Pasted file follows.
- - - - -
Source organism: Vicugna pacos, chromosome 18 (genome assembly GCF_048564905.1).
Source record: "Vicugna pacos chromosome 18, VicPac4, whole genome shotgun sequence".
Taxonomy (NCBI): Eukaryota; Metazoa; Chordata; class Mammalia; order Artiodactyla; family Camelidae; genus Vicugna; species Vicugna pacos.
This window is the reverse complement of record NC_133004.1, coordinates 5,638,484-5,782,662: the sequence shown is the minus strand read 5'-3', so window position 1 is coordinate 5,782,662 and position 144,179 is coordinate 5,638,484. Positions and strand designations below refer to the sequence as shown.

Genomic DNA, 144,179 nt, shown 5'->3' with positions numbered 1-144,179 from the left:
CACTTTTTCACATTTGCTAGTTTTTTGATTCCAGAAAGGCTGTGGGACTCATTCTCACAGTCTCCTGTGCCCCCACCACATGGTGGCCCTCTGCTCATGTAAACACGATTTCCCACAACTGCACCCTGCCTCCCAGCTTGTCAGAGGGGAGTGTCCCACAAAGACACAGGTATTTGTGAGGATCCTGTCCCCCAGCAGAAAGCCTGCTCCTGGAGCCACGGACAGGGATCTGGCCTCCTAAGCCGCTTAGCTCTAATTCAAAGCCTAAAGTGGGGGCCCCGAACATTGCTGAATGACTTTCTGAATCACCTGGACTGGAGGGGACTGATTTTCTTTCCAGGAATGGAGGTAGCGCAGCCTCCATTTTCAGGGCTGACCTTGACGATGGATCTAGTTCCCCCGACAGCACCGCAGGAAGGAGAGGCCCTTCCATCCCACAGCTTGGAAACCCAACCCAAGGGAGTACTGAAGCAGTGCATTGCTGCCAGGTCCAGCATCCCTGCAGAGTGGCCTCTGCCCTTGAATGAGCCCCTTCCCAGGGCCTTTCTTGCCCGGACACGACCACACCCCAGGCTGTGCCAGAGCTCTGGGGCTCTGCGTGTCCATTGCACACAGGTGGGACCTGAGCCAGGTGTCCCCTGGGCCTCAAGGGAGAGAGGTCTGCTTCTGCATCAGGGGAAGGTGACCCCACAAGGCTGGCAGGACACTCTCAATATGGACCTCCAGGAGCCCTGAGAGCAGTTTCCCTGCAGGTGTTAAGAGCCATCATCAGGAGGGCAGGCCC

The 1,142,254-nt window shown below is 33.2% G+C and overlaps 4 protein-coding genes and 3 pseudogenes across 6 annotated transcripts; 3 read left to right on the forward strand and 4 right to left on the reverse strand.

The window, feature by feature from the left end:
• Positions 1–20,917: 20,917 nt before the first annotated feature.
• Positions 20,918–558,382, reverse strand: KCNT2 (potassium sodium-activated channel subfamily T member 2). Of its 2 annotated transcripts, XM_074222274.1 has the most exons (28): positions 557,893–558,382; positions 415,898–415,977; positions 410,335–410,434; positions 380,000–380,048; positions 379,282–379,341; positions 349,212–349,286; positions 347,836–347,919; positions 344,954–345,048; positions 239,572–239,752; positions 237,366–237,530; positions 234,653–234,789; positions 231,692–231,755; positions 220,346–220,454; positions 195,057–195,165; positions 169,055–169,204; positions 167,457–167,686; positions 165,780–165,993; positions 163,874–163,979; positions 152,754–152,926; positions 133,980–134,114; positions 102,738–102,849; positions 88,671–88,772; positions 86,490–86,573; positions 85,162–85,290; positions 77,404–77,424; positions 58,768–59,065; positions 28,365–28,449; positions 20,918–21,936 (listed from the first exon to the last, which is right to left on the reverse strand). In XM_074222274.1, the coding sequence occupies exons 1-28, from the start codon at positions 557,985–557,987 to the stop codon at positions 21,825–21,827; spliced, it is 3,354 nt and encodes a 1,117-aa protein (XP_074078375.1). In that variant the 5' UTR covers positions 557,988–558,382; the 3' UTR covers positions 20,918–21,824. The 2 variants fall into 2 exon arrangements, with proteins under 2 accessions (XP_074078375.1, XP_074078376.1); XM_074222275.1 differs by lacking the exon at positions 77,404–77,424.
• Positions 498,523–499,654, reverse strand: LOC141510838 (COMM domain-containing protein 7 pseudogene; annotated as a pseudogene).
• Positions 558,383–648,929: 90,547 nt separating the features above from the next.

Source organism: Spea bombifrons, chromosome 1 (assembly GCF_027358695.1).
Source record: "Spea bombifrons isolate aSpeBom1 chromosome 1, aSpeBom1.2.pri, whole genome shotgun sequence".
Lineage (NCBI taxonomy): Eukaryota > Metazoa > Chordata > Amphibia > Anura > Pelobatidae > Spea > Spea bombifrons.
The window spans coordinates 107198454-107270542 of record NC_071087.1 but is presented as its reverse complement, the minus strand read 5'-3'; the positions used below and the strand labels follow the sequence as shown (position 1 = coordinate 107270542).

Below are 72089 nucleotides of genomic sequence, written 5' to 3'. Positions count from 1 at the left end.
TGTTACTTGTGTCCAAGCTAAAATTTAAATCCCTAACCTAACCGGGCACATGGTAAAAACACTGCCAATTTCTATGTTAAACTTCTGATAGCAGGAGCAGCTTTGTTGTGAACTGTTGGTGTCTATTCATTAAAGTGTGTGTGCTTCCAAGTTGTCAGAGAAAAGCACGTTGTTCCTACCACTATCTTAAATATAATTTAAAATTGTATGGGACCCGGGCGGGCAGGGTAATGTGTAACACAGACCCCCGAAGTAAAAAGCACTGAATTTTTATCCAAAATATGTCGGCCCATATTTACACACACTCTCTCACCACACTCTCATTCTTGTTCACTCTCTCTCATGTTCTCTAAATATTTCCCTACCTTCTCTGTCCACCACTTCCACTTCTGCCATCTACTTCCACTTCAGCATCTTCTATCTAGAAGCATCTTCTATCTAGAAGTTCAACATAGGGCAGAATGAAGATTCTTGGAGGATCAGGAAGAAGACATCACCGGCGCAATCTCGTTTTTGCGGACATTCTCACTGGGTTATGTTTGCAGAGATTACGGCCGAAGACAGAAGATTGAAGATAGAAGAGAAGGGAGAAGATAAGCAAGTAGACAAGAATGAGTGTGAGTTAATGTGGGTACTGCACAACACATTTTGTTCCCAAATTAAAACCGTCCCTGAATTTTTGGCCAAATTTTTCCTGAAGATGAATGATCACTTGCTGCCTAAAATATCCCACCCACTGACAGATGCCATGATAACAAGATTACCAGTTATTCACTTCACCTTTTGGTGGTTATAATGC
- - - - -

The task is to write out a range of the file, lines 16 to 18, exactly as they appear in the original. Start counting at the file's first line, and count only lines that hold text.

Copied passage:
The window spans coordinates 107198454-107270542 of record NC_071087.1 but is presented as its reverse complement, the minus strand read 5'-3'; the positions used below and the strand labels follow the sequence as shown (position 1 = coordinate 107270542).

Below are 72089 nucleotides of genomic sequence, written 5' to 3'. Positions count from 1 at the left end.
TGTTACTTGTGTCCAAGCTAAAATTTAAATCCCTAACCTAACCGGGCACATGGTAAAAACACTGCCAATTTCTATGTTAAACTTCTGATAGCAGGAGCAGCTTTGTTGTGAACTGTTGGTGTCTATTCATTAAAGTGTGTGTGCTTCCAAGTTGTCAGAGAAAAGCACGTTGTTCCTACCACTATCTTAAATATAATTTAAAATTGTATGGGACCCGGGCGGGCAGGGTAATGTGTAACACAGACCCCCGAAGTAAAAAGCACTGAATTTTTATCCAAAATATGTCGGCCCATATTTACACACACTCTCTCACCACACTCTCATTCTTGTTCACTCTCTCTCATGTTCTCTAAATATTTCCCTACCTTCTCTGTCCACCACTTCCACTTCTGCCATCTACTTCCACTTCAGCATCTTCTATCTAGAAGCATCTTCTATCTAGAAGTTCAACATAGGGCAGAATGAAGATTCTTGGAGGATCAGGAAGAAGACATCACCGGCGCAATCTCGTTTTTGCGGACATTCTCACTGGGTTATGTTTGCAGAGATTACGGCCGAAGACAGAAGATTGAAGATAGAAGAGAAGGGAGAAGATAAGCAAGTAGACAAGAATGAGTGTGAGTTAATGTGGGTACTGCACAACACATTTTGTTCCCAAATTAAAACCGTCCCTGAATTTTTGGCCAAATTTTTCCTGAAGATGAATGATCACTTGCTGCCTAAAATATCCCACCCACTGACAGATGCCATGATAACAAGATTACCAGTTATTCACTTCACCTTTTGGTGGTTATAATGC